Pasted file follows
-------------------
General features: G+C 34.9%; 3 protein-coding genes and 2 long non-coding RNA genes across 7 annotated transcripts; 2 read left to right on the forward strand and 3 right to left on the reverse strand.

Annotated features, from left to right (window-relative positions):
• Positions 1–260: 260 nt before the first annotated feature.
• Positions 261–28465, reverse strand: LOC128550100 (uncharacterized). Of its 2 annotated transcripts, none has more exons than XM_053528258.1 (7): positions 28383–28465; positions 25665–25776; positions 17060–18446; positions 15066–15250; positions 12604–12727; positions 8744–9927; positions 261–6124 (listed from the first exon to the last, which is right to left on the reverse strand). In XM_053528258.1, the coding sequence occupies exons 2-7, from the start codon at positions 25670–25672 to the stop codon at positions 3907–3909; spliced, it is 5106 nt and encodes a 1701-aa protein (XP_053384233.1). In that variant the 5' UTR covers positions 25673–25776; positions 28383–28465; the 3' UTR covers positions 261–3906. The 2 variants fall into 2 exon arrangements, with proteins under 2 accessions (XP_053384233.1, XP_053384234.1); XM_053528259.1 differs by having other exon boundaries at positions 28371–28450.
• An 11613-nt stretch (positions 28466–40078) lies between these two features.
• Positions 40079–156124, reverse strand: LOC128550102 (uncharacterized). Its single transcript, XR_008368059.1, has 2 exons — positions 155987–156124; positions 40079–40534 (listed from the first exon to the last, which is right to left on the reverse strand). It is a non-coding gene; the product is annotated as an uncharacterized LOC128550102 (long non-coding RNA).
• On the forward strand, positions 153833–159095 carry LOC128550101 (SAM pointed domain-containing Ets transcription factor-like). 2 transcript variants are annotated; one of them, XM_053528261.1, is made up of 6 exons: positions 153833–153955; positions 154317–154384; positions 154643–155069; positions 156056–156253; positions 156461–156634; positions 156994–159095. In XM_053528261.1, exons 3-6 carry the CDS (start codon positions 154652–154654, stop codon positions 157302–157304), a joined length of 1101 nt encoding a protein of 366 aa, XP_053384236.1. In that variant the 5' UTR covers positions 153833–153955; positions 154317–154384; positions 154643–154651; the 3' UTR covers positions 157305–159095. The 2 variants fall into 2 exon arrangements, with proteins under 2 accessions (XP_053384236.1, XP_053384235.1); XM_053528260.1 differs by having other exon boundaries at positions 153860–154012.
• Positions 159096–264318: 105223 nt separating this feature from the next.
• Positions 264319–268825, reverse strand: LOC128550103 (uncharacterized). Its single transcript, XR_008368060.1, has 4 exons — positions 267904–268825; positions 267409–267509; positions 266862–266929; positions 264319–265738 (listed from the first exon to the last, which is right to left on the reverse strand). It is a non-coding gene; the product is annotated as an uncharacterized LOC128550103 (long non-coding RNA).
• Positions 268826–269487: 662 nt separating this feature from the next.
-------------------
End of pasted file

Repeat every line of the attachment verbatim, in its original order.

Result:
General features: G+C 34.9%; 3 protein-coding genes and 2 long non-coding RNA genes across 7 annotated transcripts; 2 read left to right on the forward strand and 3 right to left on the reverse strand.

Annotated features, from left to right (window-relative positions):
• Positions 1–260: 260 nt before the first annotated feature.
• Positions 261–28465, reverse strand: LOC128550100 (uncharacterized). Of its 2 annotated transcripts, none has more exons than XM_053528258.1 (7): positions 28383–28465; positions 25665–25776; positions 17060–18446; positions 15066–15250; positions 12604–12727; positions 8744–9927; positions 261–6124 (listed from the first exon to the last, which is right to left on the reverse strand). In XM_053528258.1, the coding sequence occupies exons 2-7, from the start codon at positions 25670–25672 to the stop codon at positions 3907–3909; spliced, it is 5106 nt and encodes a 1701-aa protein (XP_053384233.1). In that variant the 5' UTR covers positions 25673–25776; positions 28383–28465; the 3' UTR covers positions 261–3906. The 2 variants fall into 2 exon arrangements, with proteins under 2 accessions (XP_053384233.1, XP_053384234.1); XM_053528259.1 differs by having other exon boundaries at positions 28371–28450.
• An 11613-nt stretch (positions 28466–40078) lies between these two features.
• Positions 40079–156124, reverse strand: LOC128550102 (uncharacterized). Its single transcript, XR_008368059.1, has 2 exons — positions 155987–156124; positions 40079–40534 (listed from the first exon to the last, which is right to left on the reverse strand). It is a non-coding gene; the product is annotated as an uncharacterized LOC128550102 (long non-coding RNA).
• On the forward strand, positions 153833–159095 carry LOC128550101 (SAM pointed domain-containing Ets transcription factor-like). 2 transcript variants are annotated; one of them, XM_053528261.1, is made up of 6 exons: positions 153833–153955; positions 154317–154384; positions 154643–155069; positions 156056–156253; positions 156461–156634; positions 156994–159095. In XM_053528261.1, exons 3-6 carry the CDS (start codon positions 154652–154654, stop codon positions 157302–157304), a joined length of 1101 nt encoding a protein of 366 aa, XP_053384236.1. In that variant the 5' UTR covers positions 153833–153955; positions 154317–154384; positions 154643–154651; the 3' UTR covers positions 157305–159095. The 2 variants fall into 2 exon arrangements, with proteins under 2 accessions (XP_053384236.1, XP_053384235.1); XM_053528260.1 differs by having other exon boundaries at positions 153860–154012.
• Positions 159096–264318: 105223 nt separating this feature from the next.
• Positions 264319–268825, reverse strand: LOC128550103 (uncharacterized). Its single transcript, XR_008368060.1, has 4 exons — positions 267904–268825; positions 267409–267509; positions 266862–266929; positions 264319–265738 (listed from the first exon to the last, which is right to left on the reverse strand). It is a non-coding gene; the product is annotated as an uncharacterized LOC128550103 (long non-coding RNA).
• Positions 268826–269487: 662 nt separating this feature from the next.